with *ψ*_{1}<*u*<*ψ*_{2} on ∂*B*_{1}. Here, *F* is a fully nonlinear operator (that one could make it depend also on *u* and ∇*u*, if desired) and this equation is to be understood in terms of viscosity solutions [7]. By standard theory [7], one can show that any solution belongs to *W*^{2,n}, and that on the contact set {*u*=*ψ*_{1}} (resp. {*u*=*ψ*_{2}}), the value of *F*(*D*^{2}*u*,*x*) is given by replacing *D*^{2}*u* with *D*^{2}*ψ*_{1} (resp. *D*^{2}*ψ*_{2}). Hence, one can rewrite the above equation as
2.2
along with the constraint *ψ*_{1}≤*u*≤*ψ*_{2}. As the right-hand side is bounded, by classical theory for fully nonlinear equations one deduces that *u*∈*W*^{2,p}(*B*_{1}) for any *p*>1 (actually, *D*^{2}*u* belongs to BMO, see for instance the appendix in [11]), hence *u* is twice differentiable a.e. We then note that if we set *Ω*:={*ψ*_{1}<*u*<*ψ*_{2}}, *u* solves
and
(since there *D*^{2}*u* is equal to *D*^{2}*ψ*_{1} or *D*^{2}*ψ*_{2}). Hence, as a corollary of the results in [6] (see also [16]), we conclude that *u* is of class *C*^{1,1} inside *B*_{1/2}. More precisely, the following theorem holds.

### Theorem 2.1

*Let F*(*M,x*) *be a fully nonlinear uniformly elliptic operator satisfying*
2.3
*for some α*>0. *Assume that F*(⋅,*x*) *is either convex or concave, and that ψ*_{1}*,ψ*_{2}∈*C*^{1,1}*. Then for any solution u to equation* (2.2), *one has u*∈*C*^{1,1}(*B*_{1/2}), *where the C*^{1,1} *norm of u in B*_{1/2} *depends only on the data and* .

### (b) Matching regularity

A general question (that includes the above discussion) is the following:

*Let belong to some function space (to be specified). Suppose that u solves a PDE in Ω∩B_{1}, has some smoothness in B_{1}∖Ω, and the PDE is of such character that it implies the same smoothness in Ω. Can we expect that u enjoys such a regularity also across ∂Ω?*

Let us formulate this problem in some concrete examples.

### Example 2.2

Consider the problem
2.4
where *α*∈(0,1) and *F* is a ‘nice’ uniformly elliptic fully nonlinear operator. Then we ask whether *u*∈*C*^{1,α}(*B*_{1/2}).

The above question is non-trivial already when *F*=Δ*u*. Note that if instead of saying that ∇*u*∈*C*^{α} one knows that *D*^{2}*u*∈*L*^{p}(*B*_{1}∖*Ω*) for some *p*>*n*, then *F*(*D*^{2}*u*,*x*)∈*L*^{p} in *B*_{1} and the *W*^{2,p} regularity of *u* in *B*_{1/2} follows immediately from elliptic regularity [17].

Similar questions can also be asked for more degenerate operators of the form |∇*u*|^{γ}*F*(*D*^{2}*u*,*x*) that are known to satisfy interior *C*^{1,β} estimates [18].

Example 2.2 is just a simple illustration of some questions that naturally include several free boundary problems as a special case. For instance, consider again a *W*^{2,n} solution of the no-sign obstacle problem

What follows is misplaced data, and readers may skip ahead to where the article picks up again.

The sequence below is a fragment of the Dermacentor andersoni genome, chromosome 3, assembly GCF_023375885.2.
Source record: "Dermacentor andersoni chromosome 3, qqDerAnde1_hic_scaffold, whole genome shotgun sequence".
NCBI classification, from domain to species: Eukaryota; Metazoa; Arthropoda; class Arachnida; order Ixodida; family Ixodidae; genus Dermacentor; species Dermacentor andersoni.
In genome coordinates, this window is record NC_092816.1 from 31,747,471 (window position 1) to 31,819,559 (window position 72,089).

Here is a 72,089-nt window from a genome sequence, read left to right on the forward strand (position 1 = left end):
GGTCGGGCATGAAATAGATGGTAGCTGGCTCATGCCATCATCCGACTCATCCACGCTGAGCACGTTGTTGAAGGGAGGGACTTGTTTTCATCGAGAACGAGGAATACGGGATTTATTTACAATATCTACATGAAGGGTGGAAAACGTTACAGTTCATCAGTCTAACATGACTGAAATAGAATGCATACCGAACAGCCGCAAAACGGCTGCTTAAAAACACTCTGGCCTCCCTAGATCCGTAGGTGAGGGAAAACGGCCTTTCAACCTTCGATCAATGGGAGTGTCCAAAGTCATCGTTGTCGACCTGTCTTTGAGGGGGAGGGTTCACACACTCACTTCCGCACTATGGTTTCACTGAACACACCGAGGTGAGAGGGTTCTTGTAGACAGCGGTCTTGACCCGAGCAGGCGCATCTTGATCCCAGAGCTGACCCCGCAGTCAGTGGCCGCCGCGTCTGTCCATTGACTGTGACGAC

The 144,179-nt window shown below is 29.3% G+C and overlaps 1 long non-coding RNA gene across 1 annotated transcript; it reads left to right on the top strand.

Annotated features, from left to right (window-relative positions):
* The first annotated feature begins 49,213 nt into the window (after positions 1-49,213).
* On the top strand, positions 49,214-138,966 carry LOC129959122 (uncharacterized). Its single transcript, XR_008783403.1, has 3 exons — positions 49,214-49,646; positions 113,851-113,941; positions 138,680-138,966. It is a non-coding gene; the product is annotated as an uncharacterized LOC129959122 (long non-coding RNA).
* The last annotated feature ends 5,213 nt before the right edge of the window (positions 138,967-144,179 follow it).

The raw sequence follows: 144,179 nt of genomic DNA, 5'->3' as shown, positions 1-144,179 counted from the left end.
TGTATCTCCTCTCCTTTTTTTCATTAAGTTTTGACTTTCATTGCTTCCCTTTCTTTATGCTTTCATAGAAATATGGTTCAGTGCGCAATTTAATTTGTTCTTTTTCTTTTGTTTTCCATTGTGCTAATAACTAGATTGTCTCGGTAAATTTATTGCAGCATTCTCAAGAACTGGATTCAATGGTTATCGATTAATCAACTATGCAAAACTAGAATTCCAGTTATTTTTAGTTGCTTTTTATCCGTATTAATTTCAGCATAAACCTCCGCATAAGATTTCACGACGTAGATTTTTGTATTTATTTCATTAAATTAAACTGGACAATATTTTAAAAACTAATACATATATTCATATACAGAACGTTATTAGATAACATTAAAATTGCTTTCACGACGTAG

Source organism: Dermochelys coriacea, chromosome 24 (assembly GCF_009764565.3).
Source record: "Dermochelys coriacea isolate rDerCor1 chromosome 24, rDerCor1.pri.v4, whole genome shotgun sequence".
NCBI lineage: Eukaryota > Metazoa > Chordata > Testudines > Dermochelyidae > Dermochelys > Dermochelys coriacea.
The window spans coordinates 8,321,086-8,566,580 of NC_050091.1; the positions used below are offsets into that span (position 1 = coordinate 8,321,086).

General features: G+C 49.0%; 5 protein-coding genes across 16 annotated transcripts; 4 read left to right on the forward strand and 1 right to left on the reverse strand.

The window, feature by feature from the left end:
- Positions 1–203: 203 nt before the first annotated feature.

2.5^{3}
If *ψ*∈*C*^{1,α}, then the regularity of *u* can be seen as a particular case of (2.4) above with *Ω*={*u*≠*ψ*}. More generally, one may ask for regularity of solutions under other regularity assumptions on *ψ*.

We think that a better understanding of these problems would be extremely interesting not only for the applications to free boundaries, but also because their study could lead to the development of new interesting techniques.

On a different direction, in the above problems, one may strengthen some of the conditions on *u* and ask for higher regularity. We illustrate this with another example.

### Example 2.3

Consider the solution to
2.6
where *α*∈(0,1], and assume that
2.7
Then we ask whether *u* is *C*^{2,β} at the origin for some *β*>0, that is whether there is a second-degree polynomial *P*(*x*) such that

In this particular case, the answer to this question is a consequence of the results in [17]. More precisely, assuming for simplicity that *F*(*D*^{2}*u*,*x*)=*G*(*D*^{2}*u*)−*f*(*x*) with *G*(0)=0, the above assumptions imply that
with
Then, if *G* is uniformly elliptic and either convex or concave, [17, theorem 3] implies the *C*^{2,β} regularity at the origin for any , where *C*^{2,α0} is the regularity for the ‘clean equation’ *G*(*D*^{2}*u*)=0.

To show a simple case where this result can be applied consider the no-sign obstacle problem for the Laplace operator: assume that *ψ*∈*C*^{2,α}(*B*_{1}) and let *u*∈*W*^{2,n} solve
Then *v*:=*u*−*ψ* is a solution of
with *Ω*:={*v*≠0}. Then *v* is universally *C*^{1,1} in *B*_{1/2} and we can distinguish two kind of points, depending whether Δ*ψ*(*x*_{0})≠0 or not. In the first case, we are at the so-called ‘non-degenerate points’ which are the ones where regularity of the free boundary can be proved (see for instance [1,3]). When Δ*ψ*(*x*_{0})=0, then and the above discussion implies that *u*∈*C*^{2,γ} at *x*_{0} for all *γ*<*α*.

## 3. Systems and switching problems

### (a) Optimal switching problems

Optimal switching problems, where a state is switched to another state for cost reduction or profits, corresponds to obstacle/constrained problems where vectorial functions are involved.

Switching problems have recently attracted a lot of attention in mathematical finance and economics, where uncertainty related to evaluation of investment projects affects decisions. Such problems also arise in the optimal control of hybrid systems and in stochastic switching zero-sum game problems; for instance [19–21] and references therein. For applications to starting–stopping problem and finance, we refer the reader to [22,23].